First published in the Lathrop Lamp Post, March 23-29, 2019
The Indie/Alternative Rock group of Carly Gibson and Hannah Zale advertise their “Pussywillow” duo as “not just a flowering plant.”
But the native pussywillows at Lathrop ARE a flowering plant, and many Lathrop residents depend on them. The plant itself depends on those silky catkins we bring indoors in spring. The buds of the plant have been protected by a hard shell all winter. About now, however, the shell splits and the bud is ready to open. But it’s still pretty cold. So the silky hairs trap heat to warm the flower’s reproductive parts at the center of the catkin.
We humans depend on pussy willows as a welcome sign of spring. They’re so popular you can buy the branches at your local nursery, or you can buy the shrubs for your garden. Chinese relatives of our Continue reading Depending on Pussy Willows→
Originally published in the Lathrop Lamp Post of Oct. 27-Nov. 2, 2018
Our monarch butterflies have left for Mexico, but many butterflies will stay all winter. They survive in an astonishing variety of life stages—as caterpillars, as adults, or in cocoons–tucked into crevices, resting on the ground, rolled up in leaves, or attached to twigs.
The pearl crescent caterpillar stops eating its usual aster plants and spends the winter resting at the base of the plant until spring. The adult arctic skipper crawls into a crevice or tree bark and goes into a dormant state.
At Lathrop, we save our overwintering butterflies by mowing only 1/3 of our meadows and fields each year, so that 2/3 of the overwintering butterflies survive.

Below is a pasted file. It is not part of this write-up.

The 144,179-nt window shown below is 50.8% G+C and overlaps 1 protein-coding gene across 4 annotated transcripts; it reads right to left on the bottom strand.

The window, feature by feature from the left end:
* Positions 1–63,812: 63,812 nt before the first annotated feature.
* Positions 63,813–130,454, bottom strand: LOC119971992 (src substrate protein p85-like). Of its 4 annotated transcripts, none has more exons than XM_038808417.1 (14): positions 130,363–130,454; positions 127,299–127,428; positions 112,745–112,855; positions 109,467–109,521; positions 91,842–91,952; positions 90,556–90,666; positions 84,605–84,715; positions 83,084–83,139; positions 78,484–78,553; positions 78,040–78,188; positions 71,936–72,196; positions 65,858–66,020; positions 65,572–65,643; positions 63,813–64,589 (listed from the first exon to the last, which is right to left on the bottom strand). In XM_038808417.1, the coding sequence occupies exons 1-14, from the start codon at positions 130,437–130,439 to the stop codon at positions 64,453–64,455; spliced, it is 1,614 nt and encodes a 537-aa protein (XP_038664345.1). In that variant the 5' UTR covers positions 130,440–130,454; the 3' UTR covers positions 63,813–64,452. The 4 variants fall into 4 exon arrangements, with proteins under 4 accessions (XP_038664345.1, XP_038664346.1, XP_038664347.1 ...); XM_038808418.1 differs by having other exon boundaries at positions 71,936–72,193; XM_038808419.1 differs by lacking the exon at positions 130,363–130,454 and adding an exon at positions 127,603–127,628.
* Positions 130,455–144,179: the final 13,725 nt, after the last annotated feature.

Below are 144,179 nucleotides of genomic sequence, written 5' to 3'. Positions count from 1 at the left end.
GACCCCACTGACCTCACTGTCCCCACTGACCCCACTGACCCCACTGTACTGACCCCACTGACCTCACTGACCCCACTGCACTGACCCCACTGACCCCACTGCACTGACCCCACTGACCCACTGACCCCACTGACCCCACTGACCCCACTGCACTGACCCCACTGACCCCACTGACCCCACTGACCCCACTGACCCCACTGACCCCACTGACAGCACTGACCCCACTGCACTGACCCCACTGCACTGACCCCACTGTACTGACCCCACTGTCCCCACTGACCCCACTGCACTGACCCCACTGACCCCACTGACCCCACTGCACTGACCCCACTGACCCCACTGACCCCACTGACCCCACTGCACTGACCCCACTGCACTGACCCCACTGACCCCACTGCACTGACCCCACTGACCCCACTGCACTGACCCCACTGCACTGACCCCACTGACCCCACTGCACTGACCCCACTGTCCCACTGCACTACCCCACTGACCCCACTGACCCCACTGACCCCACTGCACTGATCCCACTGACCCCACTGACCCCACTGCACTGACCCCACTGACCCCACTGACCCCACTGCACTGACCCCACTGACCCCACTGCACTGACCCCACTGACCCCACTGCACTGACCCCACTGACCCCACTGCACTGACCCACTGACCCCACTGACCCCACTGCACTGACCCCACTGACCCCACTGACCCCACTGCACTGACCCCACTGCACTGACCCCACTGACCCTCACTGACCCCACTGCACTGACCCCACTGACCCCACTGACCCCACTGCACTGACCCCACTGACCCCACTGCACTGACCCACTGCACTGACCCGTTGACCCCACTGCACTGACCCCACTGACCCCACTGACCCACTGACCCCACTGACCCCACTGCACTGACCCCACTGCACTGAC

Originally published in the Lathrop Lamp Post for July 28-Aug. 3, 2018
When you humans see us butterflies flitting from flower to flower, you may think we’re playful and carefree. But actually we’re frantic. As a butterfly, there’s a lot to do before you die, and for most of us, 2-3 weeks is it.
First, ya gotta eat. Flowers are your only food. And not all flowers. Those tubular flowers?—you have to be one of the species of butterfly with a long tongue. And some of us males, like the tiger Continue reading A Butterfly Reveals All→
First published in Lathrop Lamp Post, June 23-29, 2018
Well, finally, something native is blooming in the native plant landscaped area near the Inn.
Last year, with money from the Residents’ Council and the Land Conservation Committee, and help from Facilities, we planted native shrubs and wildflowers that will nourish butterflies and birds better than the alien plants they replaced. We used plugs instead of larger plants to save money, so they looked pretty puny earlier this spring.
To our embarrassment, however, there WERE robust plants and lovely early-spring blooms in our supposedly all-native garden—the Continue reading Finally!→
(Originally printed in Lathrop Lamp Post July 27, 2017)
If you walk our meadows these days, it might look as though a host of different butterflies–fritillaries, monarchs, swallowtails, blues, crescents–are flitting around a host of different flowers–black-eyed susans, Joe Pye weed, goldenrod, purple coneflower, blue vervain, and daisy fleabane–all in a whirling riot of color and flight.
But these butterflies and plants will pair up when it comes time for the butterflies to lay the eggs that will hatch into caterpillars. Then “host” will have a very specific meaning.
A plant is said to “host” a butterfly not merely when the butterfly sips its nectar, but when the butterfly can lay its eggs on the plant, and the hatching larvae (caterpillars) can eat the plant. Plants develop chemicals that repel eaters, and co-evolving caterpillars develop ways to overcome the defenses, usually only the defenses of Continue reading Hosts at Lathrop→
This Eastern tiger swallowtail (Papilio glaucus) was gathering nectar and pollen from native Joe Pye flowers in the beautiful east campus Mulberry Meadow recently. The path has been mowed, though the ground is rough underfoot. Get a trail map in the lobby of each campus, or at https://lathropland.wordpress.com/trail-map-easthampton/
A tiger swallowtail begins as a single green egg laid on a tree leaf. The egg hatches into a caterpillar that eats the tree leaves and changes from brown (looks like bird poop) to green (blends in with a leaf). Next, it sits on a leaf and spins a mat of silk threads to cover the top of the leaf. When the silk dries, it shrinks, and folds the leaf into a hiding place. Later, the caterpillar attaches itself by a silk Continue reading Butterflies and Trees→